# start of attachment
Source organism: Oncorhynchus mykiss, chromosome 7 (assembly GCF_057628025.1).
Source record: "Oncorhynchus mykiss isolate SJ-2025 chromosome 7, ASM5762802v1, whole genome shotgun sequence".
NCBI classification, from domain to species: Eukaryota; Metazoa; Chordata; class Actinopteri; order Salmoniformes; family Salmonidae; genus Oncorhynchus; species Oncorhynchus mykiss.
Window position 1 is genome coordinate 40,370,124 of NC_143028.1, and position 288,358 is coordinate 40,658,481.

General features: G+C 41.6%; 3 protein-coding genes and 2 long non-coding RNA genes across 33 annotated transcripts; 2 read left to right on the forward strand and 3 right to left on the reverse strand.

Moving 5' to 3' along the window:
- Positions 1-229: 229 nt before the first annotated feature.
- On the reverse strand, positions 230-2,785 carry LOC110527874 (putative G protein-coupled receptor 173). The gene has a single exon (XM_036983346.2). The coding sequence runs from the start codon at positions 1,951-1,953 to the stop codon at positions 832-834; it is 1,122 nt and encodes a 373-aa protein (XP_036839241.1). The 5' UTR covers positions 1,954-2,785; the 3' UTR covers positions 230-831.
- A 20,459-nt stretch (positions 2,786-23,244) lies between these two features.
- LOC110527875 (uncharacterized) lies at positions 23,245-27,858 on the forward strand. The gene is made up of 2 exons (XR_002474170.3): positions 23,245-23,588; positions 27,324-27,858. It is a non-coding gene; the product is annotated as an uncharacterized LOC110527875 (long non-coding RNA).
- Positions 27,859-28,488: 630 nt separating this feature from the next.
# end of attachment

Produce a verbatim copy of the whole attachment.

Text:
Source organism: Oncorhynchus mykiss, chromosome 7 (assembly GCF_057628025.1).
Source record: "Oncorhynchus mykiss isolate SJ-2025 chromosome 7, ASM5762802v1, whole genome shotgun sequence".
NCBI classification, from domain to species: Eukaryota; Metazoa; Chordata; class Actinopteri; order Salmoniformes; family Salmonidae; genus Oncorhynchus; species Oncorhynchus mykiss.
Window position 1 is genome coordinate 40,370,124 of NC_143028.1, and position 288,358 is coordinate 40,658,481.

General features: G+C 41.6%; 3 protein-coding genes and 2 long non-coding RNA genes across 33 annotated transcripts; 2 read left to right on the forward strand and 3 right to left on the reverse strand.

Moving 5' to 3' along the window:
- Positions 1-229: 229 nt before the first annotated feature.
- On the reverse strand, positions 230-2,785 carry LOC110527874 (putative G protein-coupled receptor 173). The gene has a single exon (XM_036983346.2). The coding sequence runs from the start codon at positions 1,951-1,953 to the stop codon at positions 832-834; it is 1,122 nt and encodes a 373-aa protein (XP_036839241.1). The 5' UTR covers positions 1,954-2,785; the 3' UTR covers positions 230-831.
- A 20,459-nt stretch (positions 2,786-23,244) lies between these two features.
- LOC110527875 (uncharacterized) lies at positions 23,245-27,858 on the forward strand. The gene is made up of 2 exons (XR_002474170.3): positions 23,245-23,588; positions 27,324-27,858. It is a non-coding gene; the product is annotated as an uncharacterized LOC110527875 (long non-coding RNA).
- Positions 27,859-28,488: 630 nt separating this feature from the next.